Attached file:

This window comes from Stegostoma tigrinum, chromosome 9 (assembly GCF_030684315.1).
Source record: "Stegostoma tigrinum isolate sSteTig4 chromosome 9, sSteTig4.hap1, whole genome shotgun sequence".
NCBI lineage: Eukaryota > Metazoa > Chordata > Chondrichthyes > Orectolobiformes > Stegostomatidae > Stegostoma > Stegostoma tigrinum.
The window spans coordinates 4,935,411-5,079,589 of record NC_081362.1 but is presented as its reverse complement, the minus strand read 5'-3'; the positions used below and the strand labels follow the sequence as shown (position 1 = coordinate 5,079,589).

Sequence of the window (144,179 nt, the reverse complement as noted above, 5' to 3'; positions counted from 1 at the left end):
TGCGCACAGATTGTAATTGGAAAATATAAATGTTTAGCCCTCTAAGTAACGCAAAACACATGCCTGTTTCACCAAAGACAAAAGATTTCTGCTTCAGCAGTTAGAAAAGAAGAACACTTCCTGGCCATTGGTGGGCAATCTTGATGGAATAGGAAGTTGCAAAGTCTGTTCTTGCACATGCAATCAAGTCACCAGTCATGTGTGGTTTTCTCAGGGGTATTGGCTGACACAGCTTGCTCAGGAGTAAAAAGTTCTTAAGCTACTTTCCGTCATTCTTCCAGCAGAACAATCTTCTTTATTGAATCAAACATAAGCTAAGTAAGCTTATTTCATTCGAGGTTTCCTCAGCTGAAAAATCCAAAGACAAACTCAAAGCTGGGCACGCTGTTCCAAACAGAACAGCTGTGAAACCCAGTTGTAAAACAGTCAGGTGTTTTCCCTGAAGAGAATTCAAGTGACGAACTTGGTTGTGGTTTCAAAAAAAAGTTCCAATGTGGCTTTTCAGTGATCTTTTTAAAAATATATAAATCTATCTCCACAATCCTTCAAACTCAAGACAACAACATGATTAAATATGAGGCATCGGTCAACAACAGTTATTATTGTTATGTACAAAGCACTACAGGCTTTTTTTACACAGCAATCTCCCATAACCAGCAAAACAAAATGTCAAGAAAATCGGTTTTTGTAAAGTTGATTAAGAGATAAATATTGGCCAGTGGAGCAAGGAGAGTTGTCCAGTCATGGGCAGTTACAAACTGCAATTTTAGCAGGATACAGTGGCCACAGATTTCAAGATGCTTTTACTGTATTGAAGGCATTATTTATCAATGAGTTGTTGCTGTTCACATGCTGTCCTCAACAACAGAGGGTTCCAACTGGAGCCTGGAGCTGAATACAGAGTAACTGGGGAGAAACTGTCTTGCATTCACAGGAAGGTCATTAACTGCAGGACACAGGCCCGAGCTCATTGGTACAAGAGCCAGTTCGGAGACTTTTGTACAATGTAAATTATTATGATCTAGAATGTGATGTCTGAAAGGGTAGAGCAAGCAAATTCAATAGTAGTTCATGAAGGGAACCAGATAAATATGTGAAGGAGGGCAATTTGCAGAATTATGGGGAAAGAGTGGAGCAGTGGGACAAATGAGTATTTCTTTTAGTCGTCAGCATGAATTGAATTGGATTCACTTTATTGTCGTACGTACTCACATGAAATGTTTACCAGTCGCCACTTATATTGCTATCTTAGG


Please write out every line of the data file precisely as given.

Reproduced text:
This window comes from Stegostoma tigrinum, chromosome 9 (assembly GCF_030684315.1).
Source record: "Stegostoma tigrinum isolate sSteTig4 chromosome 9, sSteTig4.hap1, whole genome shotgun sequence".
NCBI lineage: Eukaryota > Metazoa > Chordata > Chondrichthyes > Orectolobiformes > Stegostomatidae > Stegostoma > Stegostoma tigrinum.
The window spans coordinates 4,935,411-5,079,589 of record NC_081362.1 but is presented as its reverse complement, the minus strand read 5'-3'; the positions used below and the strand labels follow the sequence as shown (position 1 = coordinate 5,079,589).

Sequence of the window (144,179 nt, the reverse complement as noted above, 5' to 3'; positions counted from 1 at the left end):
TGCGCACAGATTGTAATTGGAAAATATAAATGTTTAGCCCTCTAAGTAACGCAAAACACATGCCTGTTTCACCAAAGACAAAAGATTTCTGCTTCAGCAGTTAGAAAAGAAGAACACTTCCTGGCCATTGGTGGGCAATCTTGATGGAATAGGAAGTTGCAAAGTCTGTTCTTGCACATGCAATCAAGTCACCAGTCATGTGTGGTTTTCTCAGGGGTATTGGCTGACACAGCTTGCTCAGGAGTAAAAAGTTCTTAAGCTACTTTCCGTCATTCTTCCAGCAGAACAATCTTCTTTATTGAATCAAACATAAGCTAAGTAAGCTTATTTCATTCGAGGTTTCCTCAGCTGAAAAATCCAAAGACAAACTCAAAGCTGGGCACGCTGTTCCAAACAGAACAGCTGTGAAACCCAGTTGTAAAACAGTCAGGTGTTTTCCCTGAAGAGAATTCAAGTGACGAACTTGGTTGTGGTTTCAAAAAAAAGTTCCAATGTGGCTTTTCAGTGATCTTTTTAAAAATATATAAATCTATCTCCACAATCCTTCAAACTCAAGACAACAACATGATTAAATATGAGGCATCGGTCAACAACAGTTATTATTGTTATGTACAAAGCACTACAGGCTTTTTTTACACAGCAATCTCCCATAACCAGCAAAACAAAATGTCAAGAAAATCGGTTTTTGTAAAGTTGATTAAGAGATAAATATTGGCCAGTGGAGCAAGGAGAGTTGTCCAGTCATGGGCAGTTACAAACTGCAATTTTAGCAGGATACAGTGGCCACAGATTTCAAGATGCTTTTACTGTATTGAAGGCATTATTTATCAATGAGTTGTTGCTGTTCACATGCTGTCCTCAACAACAGAGGGTTCCAACTGGAGCCTGGAGCTGAATACAGAGTAACTGGGGAGAAACTGTCTTGCATTCACAGGAAGGTCATTAACTGCAGGACACAGGCCCGAGCTCATTGGTACAAGAGCCAGTTCGGAGACTTTTGTACAATGTAAATTATTATGATCTAGAATGTGATGTCTGAAAGGGTAGAGCAAGCAAATTCAATAGTAGTTCATGAAGGGAACCAGATAAATATGTGAAGGAGGGCAATTTGCAGAATTATGGGGAAAGAGTGGAGCAGTGGGACAAATGAGTATTTCTTTTAGTCGTCAGCATGAATTGAATTGGATTCACTTTATTGTCGTACGTACTCACATGAAATGTTTACCAGTCGCCACTTATATTGCTATCTTAGG